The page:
Never plan a class you couldn't do with a piece of chalk

Someone came to me the other day for help: they wanted to download a YouTube clip, remove the vocals but keep the music, record their learners singing the same song, splice the new vocals on to the YouTube clip, lip-synch it and upload it back on to YouTube… Could I help?

I said "No" (don't you just hate the guys in Technical Support, sometimes?), on the grounds that it was going to take so much time for so little return (in terms of language learning), and that I'd be using the technology to do the work (or the teacher would be), not the learners (which is how I believe it should be).

Instead, I suggested, how about something like what follows, which is creative and collaborative, requires little or no technical intervention from the teacher, and will lead to much more involvement of the learners?

Four sets of pairs each collaborate to tell (and record) 25% of a coherent story

I regret that my colleague went away unconvinced but curiously that same day I came across the quotation that starts this post: "Never invest in an idea you can't illustrate with a crayon".

In the Google Docs presentation here, I've attempted to illustrate the idea with a crayon, and would paraphrase the quotation: never plan a class you couldn't also do with a piece of chalk.

You could do this task with no more than chalk, pens and paper: before technology came along, I did! What technology enables us (i.e. our learners) to do is create things, share them, comment on them, discuss them… But I think we want it like this, in our learners' hands, not ours, and minimally invasive.

The idea also works well if your learners are all with their own laptops.

Related post
Shared, creative, collaborative writing

Introduction | One | Two | Three | Four | Five | Six | Seven | Eight | Nine | Ten

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  1. That's a great idea!!. I'd like to try it with my students. Where do they share the recordings?,Are the recordings made separately or following the same thread?, Why is pair G and H: 'He'?, Could voki be another possible tool for that project?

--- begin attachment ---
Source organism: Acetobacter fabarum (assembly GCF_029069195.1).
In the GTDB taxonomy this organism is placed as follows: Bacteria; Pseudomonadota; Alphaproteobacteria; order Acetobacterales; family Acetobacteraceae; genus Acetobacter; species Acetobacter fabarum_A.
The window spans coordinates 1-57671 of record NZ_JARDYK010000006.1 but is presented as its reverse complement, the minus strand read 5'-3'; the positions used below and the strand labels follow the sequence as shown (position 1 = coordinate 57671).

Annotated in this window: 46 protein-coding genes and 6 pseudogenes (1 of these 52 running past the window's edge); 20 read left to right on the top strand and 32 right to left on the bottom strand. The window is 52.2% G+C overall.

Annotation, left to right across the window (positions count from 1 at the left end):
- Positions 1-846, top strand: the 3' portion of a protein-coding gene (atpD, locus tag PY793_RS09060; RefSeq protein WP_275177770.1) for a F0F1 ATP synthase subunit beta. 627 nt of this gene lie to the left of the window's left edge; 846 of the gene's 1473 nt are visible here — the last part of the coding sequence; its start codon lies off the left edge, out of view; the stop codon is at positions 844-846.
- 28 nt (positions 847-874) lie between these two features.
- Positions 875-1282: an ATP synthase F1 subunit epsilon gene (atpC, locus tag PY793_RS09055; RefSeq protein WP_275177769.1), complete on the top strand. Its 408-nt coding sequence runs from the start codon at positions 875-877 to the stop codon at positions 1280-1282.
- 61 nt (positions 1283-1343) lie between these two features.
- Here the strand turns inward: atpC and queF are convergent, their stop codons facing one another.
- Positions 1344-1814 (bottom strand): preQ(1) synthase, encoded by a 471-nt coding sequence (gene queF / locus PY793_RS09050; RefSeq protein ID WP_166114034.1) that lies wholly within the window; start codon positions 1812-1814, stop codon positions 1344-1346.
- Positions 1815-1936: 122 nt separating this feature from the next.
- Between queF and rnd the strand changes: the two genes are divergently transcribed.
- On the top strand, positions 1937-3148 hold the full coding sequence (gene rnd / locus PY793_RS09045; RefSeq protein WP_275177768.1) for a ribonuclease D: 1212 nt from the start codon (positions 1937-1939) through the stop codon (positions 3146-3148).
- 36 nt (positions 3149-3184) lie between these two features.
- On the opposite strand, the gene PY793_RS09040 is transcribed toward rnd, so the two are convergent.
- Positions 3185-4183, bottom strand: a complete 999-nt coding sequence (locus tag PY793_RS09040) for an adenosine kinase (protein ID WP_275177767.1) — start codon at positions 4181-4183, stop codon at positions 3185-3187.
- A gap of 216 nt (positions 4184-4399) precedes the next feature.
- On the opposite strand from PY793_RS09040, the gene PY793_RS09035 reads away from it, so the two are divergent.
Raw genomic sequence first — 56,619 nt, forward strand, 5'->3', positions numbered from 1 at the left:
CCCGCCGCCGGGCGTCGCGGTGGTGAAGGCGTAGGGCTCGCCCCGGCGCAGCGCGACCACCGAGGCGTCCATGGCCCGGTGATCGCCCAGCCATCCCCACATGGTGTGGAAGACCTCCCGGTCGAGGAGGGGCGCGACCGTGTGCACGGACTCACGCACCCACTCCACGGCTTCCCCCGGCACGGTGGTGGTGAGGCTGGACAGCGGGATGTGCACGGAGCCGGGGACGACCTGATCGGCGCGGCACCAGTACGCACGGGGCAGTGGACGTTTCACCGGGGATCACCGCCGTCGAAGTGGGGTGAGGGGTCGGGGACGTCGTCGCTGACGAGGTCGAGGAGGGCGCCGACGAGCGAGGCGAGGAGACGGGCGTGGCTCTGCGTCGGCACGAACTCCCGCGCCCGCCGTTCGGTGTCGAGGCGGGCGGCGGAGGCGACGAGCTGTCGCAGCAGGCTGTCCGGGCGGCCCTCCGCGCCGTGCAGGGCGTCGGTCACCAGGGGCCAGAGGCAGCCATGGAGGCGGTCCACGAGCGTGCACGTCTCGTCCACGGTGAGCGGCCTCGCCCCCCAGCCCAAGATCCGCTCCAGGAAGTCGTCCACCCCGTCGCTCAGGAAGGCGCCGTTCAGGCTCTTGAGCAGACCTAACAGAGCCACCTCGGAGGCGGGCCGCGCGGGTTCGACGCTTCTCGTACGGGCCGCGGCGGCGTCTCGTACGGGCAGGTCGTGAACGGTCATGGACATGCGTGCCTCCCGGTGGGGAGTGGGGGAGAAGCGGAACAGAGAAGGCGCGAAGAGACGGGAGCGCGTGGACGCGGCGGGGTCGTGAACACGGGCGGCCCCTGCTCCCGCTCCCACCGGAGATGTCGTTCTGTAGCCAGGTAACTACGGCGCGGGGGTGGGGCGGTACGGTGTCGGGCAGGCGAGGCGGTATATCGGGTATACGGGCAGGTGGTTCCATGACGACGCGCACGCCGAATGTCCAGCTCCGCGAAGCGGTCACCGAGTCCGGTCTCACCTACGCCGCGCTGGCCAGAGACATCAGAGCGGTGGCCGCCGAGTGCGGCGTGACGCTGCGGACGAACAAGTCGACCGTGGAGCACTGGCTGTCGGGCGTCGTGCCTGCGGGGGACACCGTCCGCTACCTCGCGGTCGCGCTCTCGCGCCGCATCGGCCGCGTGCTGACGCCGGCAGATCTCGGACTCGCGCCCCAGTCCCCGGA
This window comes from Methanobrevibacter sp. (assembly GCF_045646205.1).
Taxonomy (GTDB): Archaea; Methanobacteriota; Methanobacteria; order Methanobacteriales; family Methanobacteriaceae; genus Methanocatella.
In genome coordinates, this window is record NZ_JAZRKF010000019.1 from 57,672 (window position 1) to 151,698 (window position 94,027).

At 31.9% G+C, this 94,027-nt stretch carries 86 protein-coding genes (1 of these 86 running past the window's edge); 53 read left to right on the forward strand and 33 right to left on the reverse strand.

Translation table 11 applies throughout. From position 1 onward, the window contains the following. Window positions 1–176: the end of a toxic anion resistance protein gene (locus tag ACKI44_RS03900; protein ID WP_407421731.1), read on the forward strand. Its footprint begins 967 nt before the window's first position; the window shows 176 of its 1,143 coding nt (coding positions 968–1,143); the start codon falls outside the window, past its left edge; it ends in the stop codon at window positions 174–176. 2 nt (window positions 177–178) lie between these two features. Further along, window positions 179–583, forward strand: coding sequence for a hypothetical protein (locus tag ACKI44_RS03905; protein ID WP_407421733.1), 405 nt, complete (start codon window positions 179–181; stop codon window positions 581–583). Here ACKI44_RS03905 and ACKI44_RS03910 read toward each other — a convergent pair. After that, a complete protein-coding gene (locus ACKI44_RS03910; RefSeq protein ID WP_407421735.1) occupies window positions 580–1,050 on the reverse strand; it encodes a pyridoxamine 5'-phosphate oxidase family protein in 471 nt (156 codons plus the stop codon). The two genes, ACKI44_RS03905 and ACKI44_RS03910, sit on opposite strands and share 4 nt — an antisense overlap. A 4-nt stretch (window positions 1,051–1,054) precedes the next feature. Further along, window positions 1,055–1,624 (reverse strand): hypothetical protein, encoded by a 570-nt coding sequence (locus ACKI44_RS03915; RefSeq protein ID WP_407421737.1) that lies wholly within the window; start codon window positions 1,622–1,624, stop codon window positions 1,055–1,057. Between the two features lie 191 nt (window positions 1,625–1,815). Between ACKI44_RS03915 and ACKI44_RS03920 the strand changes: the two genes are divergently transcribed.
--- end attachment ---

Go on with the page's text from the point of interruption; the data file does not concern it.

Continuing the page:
Good luck with your TESOL presentation!. We will be waiting for your written version (… the ones who won't be lucky enough to attend your session!)

  2. Thanks Carme!

    On the third slide, you'll see I've suggested sharing the audio via a blog (for audio, I'd suggest that Posterous is the easiest blogging platform) or the wonderful Edmodo.

    The last pair should be "The end", not "He" (that's now corrected).

    Voki is fun, but it doesn't work so well here, as you can only have a single "talking" head with Voki, fine for parts 1 and 2, but not for the other two.

    But I really like (and young learners will LOVE…!) the idea of using Voki for those first two parts and then Vocaroo for the other two. I'd suggest face-to-face talking about the character first and then, on Voki, trying to design that same character (otherwise the technology takes over from the English!).

    At TESOL, I was talking about how no one can design good language learning tasks without some input from colleagues and peers (or a tutor!) and here's a great example: I post an idea on a blog, Carme comes along and reads it and suggests something else… and in that process of dialogue and reflection we end up with a better task!

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